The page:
Pomalyst Is More Cost-effective Than Darzalex or Kyprolis for Heavily Treated Myeloma Patients, Study Reports
A combination of Pomalyst (pomalidomide) and low-dose dexamethasone is cheaper than either Darzalex (daratumumab) or Kyprolis (carfilzomib) alone as a treatment for relapsed or refractory multiple myeloma (RRMM), a study shows.
The research, published in Clinical Therapeutics, is titled “Cost-effectiveness of Pomalidomide, Carfilzomib, and Daratumumab for the Treatment of Patients with Heavily Pretreated Relapsed–refractory Multiple Myeloma in the United States.”
Celgene’s Pomalyst is a derivative of thalidomide that inhibits a tumor-growth-promoting process. The process, angiogenesis, involves creating new blood vessels. New ones are critical for tumor growth because larger tumors need more blood to survive.
Janssen’s Darzalex is an antibody that targets the CD38 protein on the surface of myeloma cells. When Darzalex binds with myeloma cells, it kills them.
Amgen’s Kyprolis inhibits a cell mechanism called proteasome that is responsible for breaking down abnormal proteins. When faulty proteins accumulate in cells, they start to die. Targeting proteasome is a commonly used way to treat a number of cancers.
The U.S. Food and Drug Administration has approved a combination of Pomalyst and dexamethasone for RRMM patients who have already received several treatments. It has also authorized Darzalex and Kyprolis as stand-alone treatments for these patients.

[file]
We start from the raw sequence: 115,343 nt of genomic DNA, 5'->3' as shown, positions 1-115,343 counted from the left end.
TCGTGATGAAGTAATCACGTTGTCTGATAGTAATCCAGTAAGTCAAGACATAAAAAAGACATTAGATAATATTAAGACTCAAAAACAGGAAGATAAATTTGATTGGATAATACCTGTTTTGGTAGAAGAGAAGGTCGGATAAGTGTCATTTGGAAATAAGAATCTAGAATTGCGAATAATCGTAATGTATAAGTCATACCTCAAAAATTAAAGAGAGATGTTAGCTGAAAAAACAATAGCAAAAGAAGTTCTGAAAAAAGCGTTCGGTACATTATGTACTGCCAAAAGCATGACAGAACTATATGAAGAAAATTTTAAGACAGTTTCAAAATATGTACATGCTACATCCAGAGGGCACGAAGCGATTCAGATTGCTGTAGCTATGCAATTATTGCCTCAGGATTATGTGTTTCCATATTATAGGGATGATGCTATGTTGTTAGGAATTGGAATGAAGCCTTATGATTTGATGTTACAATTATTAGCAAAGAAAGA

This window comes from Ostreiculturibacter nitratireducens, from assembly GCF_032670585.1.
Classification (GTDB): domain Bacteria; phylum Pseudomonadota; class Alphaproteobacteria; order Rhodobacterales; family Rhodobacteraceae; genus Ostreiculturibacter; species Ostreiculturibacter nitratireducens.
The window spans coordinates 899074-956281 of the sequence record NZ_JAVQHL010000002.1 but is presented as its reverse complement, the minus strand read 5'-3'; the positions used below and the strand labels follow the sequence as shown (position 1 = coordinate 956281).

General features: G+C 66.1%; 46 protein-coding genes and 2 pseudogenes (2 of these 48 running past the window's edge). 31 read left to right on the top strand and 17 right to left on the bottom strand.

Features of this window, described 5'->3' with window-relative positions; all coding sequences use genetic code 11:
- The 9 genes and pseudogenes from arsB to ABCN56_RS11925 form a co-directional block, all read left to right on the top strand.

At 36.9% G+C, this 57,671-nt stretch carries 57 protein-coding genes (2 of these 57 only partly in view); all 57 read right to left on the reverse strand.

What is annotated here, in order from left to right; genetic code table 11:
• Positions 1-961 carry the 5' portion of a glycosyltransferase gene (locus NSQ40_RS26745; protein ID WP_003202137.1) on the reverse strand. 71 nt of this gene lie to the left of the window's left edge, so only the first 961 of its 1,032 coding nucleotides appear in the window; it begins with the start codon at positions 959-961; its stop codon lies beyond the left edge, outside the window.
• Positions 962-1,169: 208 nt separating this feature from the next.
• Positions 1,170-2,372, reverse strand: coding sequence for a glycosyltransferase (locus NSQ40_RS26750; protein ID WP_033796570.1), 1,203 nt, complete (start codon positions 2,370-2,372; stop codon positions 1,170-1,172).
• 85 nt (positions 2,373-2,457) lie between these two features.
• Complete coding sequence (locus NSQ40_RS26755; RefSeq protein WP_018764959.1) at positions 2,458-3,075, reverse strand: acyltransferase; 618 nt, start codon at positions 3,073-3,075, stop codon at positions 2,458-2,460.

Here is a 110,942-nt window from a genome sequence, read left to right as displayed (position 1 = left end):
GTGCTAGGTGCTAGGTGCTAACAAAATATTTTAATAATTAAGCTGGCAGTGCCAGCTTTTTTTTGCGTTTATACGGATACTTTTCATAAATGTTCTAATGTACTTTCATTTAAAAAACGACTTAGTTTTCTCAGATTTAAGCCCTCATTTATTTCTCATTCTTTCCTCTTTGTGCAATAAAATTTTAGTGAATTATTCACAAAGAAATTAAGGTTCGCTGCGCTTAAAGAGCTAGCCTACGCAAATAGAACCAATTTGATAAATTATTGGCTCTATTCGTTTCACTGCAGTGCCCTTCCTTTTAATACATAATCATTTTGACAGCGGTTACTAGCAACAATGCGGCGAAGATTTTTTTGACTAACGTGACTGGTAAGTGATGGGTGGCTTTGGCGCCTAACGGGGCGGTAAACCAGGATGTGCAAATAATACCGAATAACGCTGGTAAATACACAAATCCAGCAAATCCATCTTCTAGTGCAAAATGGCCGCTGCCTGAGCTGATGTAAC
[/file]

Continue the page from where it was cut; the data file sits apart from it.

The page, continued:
The approvals were based on the results of several trials, including the MM-002 (NCT00833833), SIRIUS (NCT01985126), and PX-171-003-A1 (NCT00511238) studies. Patients in the trials had received a median of five previous treatments.
Researchers built economic models that could compare the cost-effectiveness of each treatment. The models figured the cost of each treatment for a worst-case progression-free survival scenario situation with each treatment— that is, the length of time before a patient’s disease progressed. This meant that the models took into account patients’ outcomes in addition to costs.
Pomalyst was slightly more cost-effective than Darzalex or Kyprolis over three years, researchers said. In terms of just cost alone, Pomalyst plus dexamethasone was $11,799 cheaper than Darzalex and $12,595 cheaper than Kyprolis, however.
Researchers acknowledged that they used computer-generated models rather than head-to-head clinical trials. They said their results were not statistically significant, but that this might be due to a low sample size in their computer model.
The results suggested that Pomalyst plus dexamethasone should be the treatment U.S. patients choose. It provides benefits that are equal to or better than those of Darzalex and Kyprolis, in terms of both patient outcomes and costs.